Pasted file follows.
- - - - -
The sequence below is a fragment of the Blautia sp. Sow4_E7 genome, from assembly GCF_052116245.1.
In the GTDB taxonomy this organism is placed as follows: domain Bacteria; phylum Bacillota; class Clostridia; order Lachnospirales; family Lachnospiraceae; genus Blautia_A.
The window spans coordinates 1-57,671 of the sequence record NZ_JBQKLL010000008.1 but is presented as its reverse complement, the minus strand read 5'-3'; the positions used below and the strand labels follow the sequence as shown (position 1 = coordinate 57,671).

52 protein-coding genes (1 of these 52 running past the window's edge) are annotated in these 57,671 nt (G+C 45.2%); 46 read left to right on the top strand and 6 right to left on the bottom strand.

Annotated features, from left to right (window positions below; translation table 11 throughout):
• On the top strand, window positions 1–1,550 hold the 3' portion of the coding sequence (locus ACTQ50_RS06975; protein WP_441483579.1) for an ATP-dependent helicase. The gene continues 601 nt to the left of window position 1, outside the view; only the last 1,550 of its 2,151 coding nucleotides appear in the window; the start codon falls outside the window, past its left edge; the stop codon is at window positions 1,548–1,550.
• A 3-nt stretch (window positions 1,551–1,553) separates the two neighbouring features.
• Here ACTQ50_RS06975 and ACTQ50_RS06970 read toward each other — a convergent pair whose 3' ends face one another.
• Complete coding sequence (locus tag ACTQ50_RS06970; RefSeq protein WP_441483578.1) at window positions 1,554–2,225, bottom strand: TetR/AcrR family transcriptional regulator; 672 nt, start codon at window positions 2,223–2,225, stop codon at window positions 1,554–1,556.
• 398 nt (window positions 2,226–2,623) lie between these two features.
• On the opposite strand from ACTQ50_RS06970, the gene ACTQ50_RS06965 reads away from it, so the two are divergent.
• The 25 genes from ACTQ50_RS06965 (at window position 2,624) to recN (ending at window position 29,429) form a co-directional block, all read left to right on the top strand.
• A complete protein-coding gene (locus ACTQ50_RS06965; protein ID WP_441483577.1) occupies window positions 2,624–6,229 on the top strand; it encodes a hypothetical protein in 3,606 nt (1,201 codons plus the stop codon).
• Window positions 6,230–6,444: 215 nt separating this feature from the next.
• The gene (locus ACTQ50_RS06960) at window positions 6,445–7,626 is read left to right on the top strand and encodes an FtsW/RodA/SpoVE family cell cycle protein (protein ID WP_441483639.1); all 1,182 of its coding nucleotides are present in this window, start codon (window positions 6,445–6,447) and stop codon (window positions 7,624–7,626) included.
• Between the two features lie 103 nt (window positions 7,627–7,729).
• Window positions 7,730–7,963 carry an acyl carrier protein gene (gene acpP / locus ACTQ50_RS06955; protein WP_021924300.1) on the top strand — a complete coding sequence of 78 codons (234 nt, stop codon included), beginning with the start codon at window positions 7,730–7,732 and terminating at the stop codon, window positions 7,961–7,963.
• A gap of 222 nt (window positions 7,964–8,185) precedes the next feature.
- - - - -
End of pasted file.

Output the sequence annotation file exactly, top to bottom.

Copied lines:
The sequence below is a fragment of the Blautia sp. Sow4_E7 genome, from assembly GCF_052116245.1.
In the GTDB taxonomy this organism is placed as follows: domain Bacteria; phylum Bacillota; class Clostridia; order Lachnospirales; family Lachnospiraceae; genus Blautia_A.
The window spans coordinates 1-57,671 of the sequence record NZ_JBQKLL010000008.1 but is presented as its reverse complement, the minus strand read 5'-3'; the positions used below and the strand labels follow the sequence as shown (position 1 = coordinate 57,671).

52 protein-coding genes (1 of these 52 running past the window's edge) are annotated in these 57,671 nt (G+C 45.2%); 46 read left to right on the top strand and 6 right to left on the bottom strand.

Annotated features, from left to right (window positions below; translation table 11 throughout):
• On the top strand, window positions 1–1,550 hold the 3' portion of the coding sequence (locus ACTQ50_RS06975; protein WP_441483579.1) for an ATP-dependent helicase. The gene continues 601 nt to the left of window position 1, outside the view; only the last 1,550 of its 2,151 coding nucleotides appear in the window; the start codon falls outside the window, past its left edge; the stop codon is at window positions 1,548–1,550.
• A 3-nt stretch (window positions 1,551–1,553) separates the two neighbouring features.
• Here ACTQ50_RS06975 and ACTQ50_RS06970 read toward each other — a convergent pair whose 3' ends face one another.
• Complete coding sequence (locus tag ACTQ50_RS06970; RefSeq protein WP_441483578.1) at window positions 1,554–2,225, bottom strand: TetR/AcrR family transcriptional regulator; 672 nt, start codon at window positions 2,223–2,225, stop codon at window positions 1,554–1,556.
• 398 nt (window positions 2,226–2,623) lie between these two features.
• On the opposite strand from ACTQ50_RS06970, the gene ACTQ50_RS06965 reads away from it, so the two are divergent.
• The 25 genes from ACTQ50_RS06965 (at window position 2,624) to recN (ending at window position 29,429) form a co-directional block, all read left to right on the top strand.
• A complete protein-coding gene (locus ACTQ50_RS06965; protein ID WP_441483577.1) occupies window positions 2,624–6,229 on the top strand; it encodes a hypothetical protein in 3,606 nt (1,201 codons plus the stop codon).
• Window positions 6,230–6,444: 215 nt separating this feature from the next.
• The gene (locus ACTQ50_RS06960) at window positions 6,445–7,626 is read left to right on the top strand and encodes an FtsW/RodA/SpoVE family cell cycle protein (protein ID WP_441483639.1); all 1,182 of its coding nucleotides are present in this window, start codon (window positions 6,445–6,447) and stop codon (window positions 7,624–7,626) included.
• Between the two features lie 103 nt (window positions 7,627–7,729).
• Window positions 7,730–7,963 carry an acyl carrier protein gene (gene acpP / locus ACTQ50_RS06955; protein WP_021924300.1) on the top strand — a complete coding sequence of 78 codons (234 nt, stop codon included), beginning with the start codon at window positions 7,730–7,732 and terminating at the stop codon, window positions 7,961–7,963.
• A gap of 222 nt (window positions 7,964–8,185) precedes the next feature.